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Black Hammer has always been known for its patient storytelling. The stories are never rushed, making them more enjoyable and the payoffs more meaningful. They can be weird and cover a wide array of topics, but there is never reason to doubt they will turn out good. That was, until Black Hammer ’45. Released by Dark Horse Comics, BH45 is takes a while to pull the reader into its story. Has the damage been done or is it able to turn things around?
BH45 takes place during World War II. It’s 1945 and the fighting is on the verge of ending. The Black Hammer Squadron is an elite group of African-American pilots who have fought and won many battles. As they head into what may their final fight, men and woman involved look back on their past with no regard to the future.
Without a doubt, what makes BH45 so difficult to get into is the art. This is not to say that Matt Kindt does a bad job; in fact, Kindt’s work is perfect for the era and the story being told. If anything, an argument can be made that his style makes it easier to become immersed in the story. However, that same style is what makes it difficult to enjoy the story.
The thing about the Black Hammer universe is it is a fantastic one. It contains its own Golden Age and villains named Sherlock Frankenstein. The art matches the offbeat nature of the characters. Seeing art that looks like it could have come from a pulp comic from the 1940s is off putting.
Kindt’s work never looks bad. The action scenes are done well and he does a great job of conveying motion. The pages look like a sophisticated storyboard for a big time Hollywood production. There is some great detail throughout the book. This is especially true of many of the characters’ faces. Kindt also does an excellent job depicting vehicles of the era.
Almost halfway through the issue something happens. Maybe it is the subtle choices like the yellowed pages for the scenes from the past. Or maybe Kindt’s work catches up with that of writer’s Ray Fawkes. It may simply be the art just gets better. Whatever the reason, the art goes from being a detriment to being an asset.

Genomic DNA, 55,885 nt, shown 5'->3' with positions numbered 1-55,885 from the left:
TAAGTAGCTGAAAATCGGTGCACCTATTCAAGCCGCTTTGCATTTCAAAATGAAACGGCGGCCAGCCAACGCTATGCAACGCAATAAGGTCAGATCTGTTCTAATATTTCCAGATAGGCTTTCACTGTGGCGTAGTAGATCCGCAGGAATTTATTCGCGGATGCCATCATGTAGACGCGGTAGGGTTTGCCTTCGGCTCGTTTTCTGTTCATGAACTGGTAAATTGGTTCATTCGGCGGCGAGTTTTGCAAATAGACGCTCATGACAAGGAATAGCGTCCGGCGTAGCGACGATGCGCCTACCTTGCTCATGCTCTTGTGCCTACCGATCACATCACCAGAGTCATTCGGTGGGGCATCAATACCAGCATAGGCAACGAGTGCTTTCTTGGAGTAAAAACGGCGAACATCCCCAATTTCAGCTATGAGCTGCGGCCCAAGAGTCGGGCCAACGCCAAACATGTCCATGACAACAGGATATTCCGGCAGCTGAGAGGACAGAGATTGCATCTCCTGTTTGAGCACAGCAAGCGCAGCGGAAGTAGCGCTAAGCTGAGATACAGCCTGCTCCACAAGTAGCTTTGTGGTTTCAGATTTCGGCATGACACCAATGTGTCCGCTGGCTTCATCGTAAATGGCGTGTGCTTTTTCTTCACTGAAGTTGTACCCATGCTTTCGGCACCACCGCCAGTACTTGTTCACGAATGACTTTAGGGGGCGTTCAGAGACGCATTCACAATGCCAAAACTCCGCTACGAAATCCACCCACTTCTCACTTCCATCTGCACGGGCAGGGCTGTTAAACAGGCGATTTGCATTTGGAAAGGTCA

There is a great scene late in BH45 that typifies how well Kindt’s art is working with the storytelling. Over the course of the issue, the readers learn about the connection between three members in different armies. There is a great animosity (fear?) between the three. As they all fly towards each other, there is a page with three panels. Each shows one of the characters. It is an impactful scene that solidifies Kindt’s art enhances the story being told.
Fawkes’s writing (the story is by Fawkes and Black Hammer creator Jeff Lemire) is tremendous. Like Lemire, Fawkes takes time to build the characters and the mood. Even if the art may not be immediately accessible, the plot certainly is. Interweaving events from the past with scenes from the present, BH45 is a very human story. It is a tale filled with heroic deeds and relatable consequences.
Black Hammer ’45 is a great addition to the Black Hammer universe. The writing will grab readers from the beginning while the art may take some getting used to. The story is top notch and adds to the lore. Accessible to more than just Black Hammer fans, BH45 is an enjoyable read for anyone.
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